#Define variables
$localAdministrators = @()
$memberCount = 0
$numberLocalAdministrators = 4 #Adjust to your number of administrators
try {
$currentUser = (Get-CimInstance Win32_ComputerSystem).Username -replace '.*\\'
$administratorsGroup = ([ADSI]"WinNT://$env:COMPUTERNAME").psbase.children.find("Administrators")
$administratorsGroupMembers= $administratorsGroup.psbase.invoke("Members")
foreach ($administrator in $administratorsGroupMembers) {
$localAdministrators += $administrator.GetType().InvokeMember('Name','GetProperty',$null,$administrator,$null)
}
if ($localAdministrators.Count -eq $numberLocalAdministrators) {
foreach($localAdministrator in $localAdministrators) {
switch ($localAdministrator) {
#Adjust to your local administrators
"Administrator" { $memberCount = $memberCount + 1; break; }
"$currentUser" { $memberCount = $memberCount + 1; break; }
"[YourGlobalAdminRoleSid]" { $memberCount = $memberCount + 1; break; }
"[YourDeviceAdminRoleSid]" { $memberCount = $memberCount + 1; break; }
default {
Write-Host "The found local administrators are no match"
exit 1
}
}
}
if ($memberCount -eq $numberLocalAdministrators) {
Write-Host "The found local administrators are a match"
exit 0
}
}
else {
Write-Host "The number of local administrators doesn't match"
exit 1
}
}
catch {
$errorMessage = $_.Exception.Message
Write-Error $errorMessage
exit 1
}

Note: Compared to my previous post, I prefer to use ADSI above WMI and Get-LocalGroupMember. WMI was often too slow and the mentioned cmdlet doesn’t really like SIDs yet.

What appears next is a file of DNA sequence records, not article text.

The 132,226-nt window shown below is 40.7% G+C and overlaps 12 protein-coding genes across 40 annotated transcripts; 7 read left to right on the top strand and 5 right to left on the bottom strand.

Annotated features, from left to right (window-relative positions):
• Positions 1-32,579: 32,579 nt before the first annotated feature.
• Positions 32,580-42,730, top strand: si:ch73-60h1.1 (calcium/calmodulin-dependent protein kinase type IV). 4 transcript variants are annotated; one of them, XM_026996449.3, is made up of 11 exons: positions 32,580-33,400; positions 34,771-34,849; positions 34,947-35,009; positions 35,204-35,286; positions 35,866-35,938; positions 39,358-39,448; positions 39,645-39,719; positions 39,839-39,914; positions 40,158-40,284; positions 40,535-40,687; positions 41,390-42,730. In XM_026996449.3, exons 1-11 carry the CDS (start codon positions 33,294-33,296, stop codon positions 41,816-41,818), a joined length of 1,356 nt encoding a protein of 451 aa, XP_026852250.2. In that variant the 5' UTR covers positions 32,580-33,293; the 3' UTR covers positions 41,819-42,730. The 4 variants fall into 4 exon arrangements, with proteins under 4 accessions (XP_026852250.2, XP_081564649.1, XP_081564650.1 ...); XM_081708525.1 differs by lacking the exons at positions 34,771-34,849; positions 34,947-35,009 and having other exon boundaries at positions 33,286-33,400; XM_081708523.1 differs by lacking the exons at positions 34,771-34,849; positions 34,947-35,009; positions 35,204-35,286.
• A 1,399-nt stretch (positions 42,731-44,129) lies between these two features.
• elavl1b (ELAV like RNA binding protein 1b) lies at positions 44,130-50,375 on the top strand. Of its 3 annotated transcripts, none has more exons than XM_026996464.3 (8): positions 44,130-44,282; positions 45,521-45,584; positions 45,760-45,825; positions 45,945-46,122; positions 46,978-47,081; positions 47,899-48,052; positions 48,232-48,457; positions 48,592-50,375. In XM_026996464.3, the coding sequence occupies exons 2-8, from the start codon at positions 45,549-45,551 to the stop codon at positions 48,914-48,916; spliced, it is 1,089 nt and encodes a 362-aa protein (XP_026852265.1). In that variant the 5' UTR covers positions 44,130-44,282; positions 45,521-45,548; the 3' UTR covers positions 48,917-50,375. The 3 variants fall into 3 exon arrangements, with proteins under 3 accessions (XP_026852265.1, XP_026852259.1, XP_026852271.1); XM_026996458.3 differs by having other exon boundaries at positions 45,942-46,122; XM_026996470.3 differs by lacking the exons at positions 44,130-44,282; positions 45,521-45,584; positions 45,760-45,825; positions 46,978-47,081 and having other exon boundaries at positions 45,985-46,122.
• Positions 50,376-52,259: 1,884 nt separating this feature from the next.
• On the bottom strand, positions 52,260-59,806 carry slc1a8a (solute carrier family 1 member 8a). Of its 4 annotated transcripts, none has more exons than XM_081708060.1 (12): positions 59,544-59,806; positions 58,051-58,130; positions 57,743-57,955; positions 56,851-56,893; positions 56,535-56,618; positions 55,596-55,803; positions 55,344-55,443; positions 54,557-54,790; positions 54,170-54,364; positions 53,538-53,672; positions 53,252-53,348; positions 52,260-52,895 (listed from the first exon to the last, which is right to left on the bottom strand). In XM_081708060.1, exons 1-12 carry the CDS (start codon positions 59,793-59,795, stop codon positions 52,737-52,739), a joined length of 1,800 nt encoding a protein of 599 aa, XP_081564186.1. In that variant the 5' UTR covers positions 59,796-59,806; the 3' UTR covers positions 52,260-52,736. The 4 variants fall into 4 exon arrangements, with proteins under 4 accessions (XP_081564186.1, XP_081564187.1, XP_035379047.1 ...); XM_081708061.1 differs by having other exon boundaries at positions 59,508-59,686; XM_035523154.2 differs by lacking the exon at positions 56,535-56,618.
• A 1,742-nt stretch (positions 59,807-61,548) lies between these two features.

Creating the script package

The second step is creating the script package. The script package can be created by using the relatively new functionality of Endpoint Analytics, which is proactive remediations. That functionality can be used to basically schedule scripts to detect specific configurations and, if needed, remediate the configuration. The following six steps walk through the process of creating a script package, with a focus on the detection script. That will create a script package to detect the local administrators. That script package can be scheduled to either perform the detection (and remediation) only once, or on a recurring schedule. The latter will make sure that it can actually be used for creating some baseline configurations, which might sound familiar when previously, or still, using Configuration Manager. The idea is the same, just a bit more simplistic and easier to use.